August 12, 2004 we sat in the doc's office as nurses tried three times to get a blood sugar reading. Finally, a reading of 775 came. Normal blood sugar readings should be between 80-120. He was immediately admitted to the hospital and a whirlwind of activites, education, and acceptance came. This was only two weeks after his 2nd birthday. As his mother, I have always had this sense of fear, nervousness or worry for him. From the moment I found out I was PG with him these feelings started. Now as I ran through the hospital it was all starting to make sense.

    I should have stopped at the hospital gift shop and found me some Dove deodorant!

    Since he was diagnosed so young, he didn't know or understand what was going on with his body. He couldn't communicate to us that he didn't feel well. We tested all the time, kept food diaries and tried to learn as much as we could.

    We have also wrestled with the insurance companies, medical bills and trying to find the best possible care for him. Most recently, his Pediatric Endocrinologist moved out of state. Now we have to go out of state for his care, as he was the only Ped Endo in the entire state.

    As he has gotten older and more aware, he has started to ask questions. I remember leaving the doc's office one day, and he said, "When will I be done with my diabetes?" My heart just sank...I realized he was becoming aware. Again, where is that Dove deodorant!

    As parents we are trying to teach him as much as his little mind will allow. He now knows when his BG's are low or high, and how to test himself. He is even learning he needs to count how much of everything he takes before he eats it and lets me know what he took! He now wears an insulin pump and enjoys showing others what it is. He even tells people he has diabetes and wonders if they have it too!

    While the "deodorant cure" would be soooo nice and easy, optimism is it for us. Staying positive has helped me so much as his mother and teacher. Not letting those "bad days" get you down or "those things" people say or do bother you. It is cyclical, but the key is to realizing when you get in the cycle, that you've been there before and you know how to get yourself out. Then the cycles become shorter.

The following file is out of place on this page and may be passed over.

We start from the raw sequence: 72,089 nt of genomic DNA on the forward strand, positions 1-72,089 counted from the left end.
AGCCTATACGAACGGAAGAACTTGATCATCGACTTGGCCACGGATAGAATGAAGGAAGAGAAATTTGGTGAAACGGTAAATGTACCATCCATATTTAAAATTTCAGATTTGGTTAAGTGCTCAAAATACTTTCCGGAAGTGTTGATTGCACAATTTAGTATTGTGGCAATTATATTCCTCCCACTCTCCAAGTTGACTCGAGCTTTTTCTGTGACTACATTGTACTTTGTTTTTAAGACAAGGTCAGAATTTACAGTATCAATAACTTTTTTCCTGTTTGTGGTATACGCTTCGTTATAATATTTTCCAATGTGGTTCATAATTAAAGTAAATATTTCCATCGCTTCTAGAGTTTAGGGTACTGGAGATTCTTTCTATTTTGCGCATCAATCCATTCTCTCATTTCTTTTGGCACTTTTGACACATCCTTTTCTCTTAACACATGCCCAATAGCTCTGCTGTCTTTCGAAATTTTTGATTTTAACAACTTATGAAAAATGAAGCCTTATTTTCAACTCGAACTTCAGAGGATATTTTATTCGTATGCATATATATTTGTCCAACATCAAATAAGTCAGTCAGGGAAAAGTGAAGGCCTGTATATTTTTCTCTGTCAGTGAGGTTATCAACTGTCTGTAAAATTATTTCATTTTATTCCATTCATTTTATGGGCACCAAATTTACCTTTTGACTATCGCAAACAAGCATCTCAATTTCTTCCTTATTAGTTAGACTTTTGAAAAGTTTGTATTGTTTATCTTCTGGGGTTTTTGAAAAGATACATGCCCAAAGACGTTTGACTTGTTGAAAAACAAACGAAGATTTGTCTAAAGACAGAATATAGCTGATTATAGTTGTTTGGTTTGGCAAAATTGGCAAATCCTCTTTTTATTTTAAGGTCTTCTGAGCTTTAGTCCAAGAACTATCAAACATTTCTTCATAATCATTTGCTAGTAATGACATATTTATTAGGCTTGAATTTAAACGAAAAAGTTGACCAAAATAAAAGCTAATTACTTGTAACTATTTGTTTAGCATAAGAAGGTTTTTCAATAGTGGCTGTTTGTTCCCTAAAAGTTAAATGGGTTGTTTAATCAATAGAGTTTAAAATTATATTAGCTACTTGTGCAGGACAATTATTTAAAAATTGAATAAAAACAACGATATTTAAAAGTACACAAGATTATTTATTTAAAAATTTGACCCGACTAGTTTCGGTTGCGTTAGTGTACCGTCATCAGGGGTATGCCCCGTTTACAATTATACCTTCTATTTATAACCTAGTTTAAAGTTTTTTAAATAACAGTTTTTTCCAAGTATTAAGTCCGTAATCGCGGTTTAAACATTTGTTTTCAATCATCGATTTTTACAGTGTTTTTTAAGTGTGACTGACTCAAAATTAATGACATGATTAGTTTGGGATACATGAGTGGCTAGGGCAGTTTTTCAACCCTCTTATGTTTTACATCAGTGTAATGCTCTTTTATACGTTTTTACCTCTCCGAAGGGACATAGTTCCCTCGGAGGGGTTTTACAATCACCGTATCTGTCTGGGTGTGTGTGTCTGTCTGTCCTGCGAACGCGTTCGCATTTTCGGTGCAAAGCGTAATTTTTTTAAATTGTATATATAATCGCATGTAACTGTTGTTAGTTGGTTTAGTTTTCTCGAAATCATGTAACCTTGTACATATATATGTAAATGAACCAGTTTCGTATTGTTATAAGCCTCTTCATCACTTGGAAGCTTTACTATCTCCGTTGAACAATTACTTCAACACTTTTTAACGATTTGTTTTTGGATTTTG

I know there is a reason why to all of this. As he is getting older I can sometimes see "why." I know the future looks bright and my son is going to come out of this shinning! And I feel blessed to have his little spirit in my home.
    posted by Anonymous idaho at 5/19/2007 11:57:00 PM  

  • Wow Jen, what a powerful post. I am writing this with tears in my eyes after reading your description of life with an autistic child. You are so strong. Obviously your post (and openess on this subject) will touch many people's lives. It seems like I've read about / seen on TV a lot of stuff about autism lately. Do you think that it is finally getting more attention now that the percentages of children diagnosed is pretty high?

    The "deodorant" cure reminds me a little of my family's struggle with Parkinson's. We've had several family members diagnosed over the past few years, and while there is research being done you are still hoping for the "deordorant" cure. You're family is in my thoughts.... you guys are awesome!
    posted by Blogger Beth at 5/20/2007 12:20:00 PM  

  • {{{HUGS}}}
    posted by Blogger RCH at 5/20/2007 03:37:00 PM  

  • Idaho,

    Thanks for sharing your story. I think that you are right in staying positive is the key. This has been a challenge for me since I am by nature somewhat pessimistic. But I am doing better...perhaps this is one of the lessons I am supposed to learn in all of this.


    Yeah, I think you are right...the numbers are insane (1 in 150 kids are on the autism spectrum)and I can never say I am alone with all of this.

    There has been a lot more organizing and advocacy in the last couple of years. Mostly politicians and other celebs with autistic kids and lots of grandparents advocating for their grandchildren. This is godsent since the average parent with an autistic child is on the frontline...just surviving every day...and doesn't have the time and ability to organize and really advocate for their child.

    Although, I have to say...as much as I appreciate the media attention...I can't really watch those shows (ie) the Oprah show devoted to autism. I started watching it and turned it off. That just isn't our life. One guest had some shocking quote to the effect that if your child is diagnosed with autism, you will probably be divorced and bankrupt in a matter of years. I hated the implication that you lose your choices after the diagnosis.